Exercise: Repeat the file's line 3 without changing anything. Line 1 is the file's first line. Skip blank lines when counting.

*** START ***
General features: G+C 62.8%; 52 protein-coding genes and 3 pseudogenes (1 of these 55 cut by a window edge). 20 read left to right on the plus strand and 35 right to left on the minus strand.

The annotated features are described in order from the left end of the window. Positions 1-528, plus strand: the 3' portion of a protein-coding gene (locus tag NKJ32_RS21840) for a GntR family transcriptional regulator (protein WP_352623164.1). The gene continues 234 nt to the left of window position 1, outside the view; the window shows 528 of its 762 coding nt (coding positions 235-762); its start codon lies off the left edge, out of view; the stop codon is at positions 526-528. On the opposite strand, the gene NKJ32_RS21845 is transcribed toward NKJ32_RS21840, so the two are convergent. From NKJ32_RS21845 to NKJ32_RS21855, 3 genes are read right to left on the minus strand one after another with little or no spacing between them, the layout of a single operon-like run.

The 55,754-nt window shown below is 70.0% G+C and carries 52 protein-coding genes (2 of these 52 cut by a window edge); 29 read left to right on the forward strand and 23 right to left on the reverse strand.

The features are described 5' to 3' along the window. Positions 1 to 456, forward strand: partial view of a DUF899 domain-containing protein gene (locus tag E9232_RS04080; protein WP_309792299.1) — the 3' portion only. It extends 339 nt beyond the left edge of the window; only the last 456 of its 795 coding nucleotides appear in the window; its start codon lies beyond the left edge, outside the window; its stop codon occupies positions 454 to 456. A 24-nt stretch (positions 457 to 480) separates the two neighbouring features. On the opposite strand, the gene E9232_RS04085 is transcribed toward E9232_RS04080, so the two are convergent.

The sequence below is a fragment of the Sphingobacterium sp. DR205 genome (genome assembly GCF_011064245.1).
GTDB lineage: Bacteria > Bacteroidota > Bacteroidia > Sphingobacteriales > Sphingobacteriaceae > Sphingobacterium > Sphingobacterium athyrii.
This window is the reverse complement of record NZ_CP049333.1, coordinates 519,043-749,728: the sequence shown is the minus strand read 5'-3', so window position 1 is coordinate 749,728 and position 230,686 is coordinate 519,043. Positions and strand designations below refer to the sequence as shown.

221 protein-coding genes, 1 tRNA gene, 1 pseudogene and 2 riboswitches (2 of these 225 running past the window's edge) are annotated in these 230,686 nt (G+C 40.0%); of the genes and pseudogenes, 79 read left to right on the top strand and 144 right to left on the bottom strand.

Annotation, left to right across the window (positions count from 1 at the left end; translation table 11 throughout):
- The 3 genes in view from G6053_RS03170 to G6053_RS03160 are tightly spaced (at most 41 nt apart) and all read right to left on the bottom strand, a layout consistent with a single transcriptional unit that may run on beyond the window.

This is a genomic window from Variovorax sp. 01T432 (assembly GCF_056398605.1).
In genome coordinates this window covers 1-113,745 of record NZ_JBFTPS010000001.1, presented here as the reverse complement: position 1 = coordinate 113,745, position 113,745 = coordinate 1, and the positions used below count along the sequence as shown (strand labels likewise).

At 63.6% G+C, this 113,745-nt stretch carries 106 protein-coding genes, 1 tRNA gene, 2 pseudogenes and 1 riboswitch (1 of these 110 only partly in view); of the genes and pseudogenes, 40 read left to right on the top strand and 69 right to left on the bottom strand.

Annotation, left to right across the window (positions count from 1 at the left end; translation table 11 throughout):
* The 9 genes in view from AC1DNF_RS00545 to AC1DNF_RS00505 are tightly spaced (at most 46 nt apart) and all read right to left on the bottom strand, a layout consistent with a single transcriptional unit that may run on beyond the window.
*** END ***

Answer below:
The 55,754-nt window shown below is 70.0% G+C and carries 52 protein-coding genes (2 of these 52 cut by a window edge); 29 read left to right on the forward strand and 23 right to left on the reverse strand.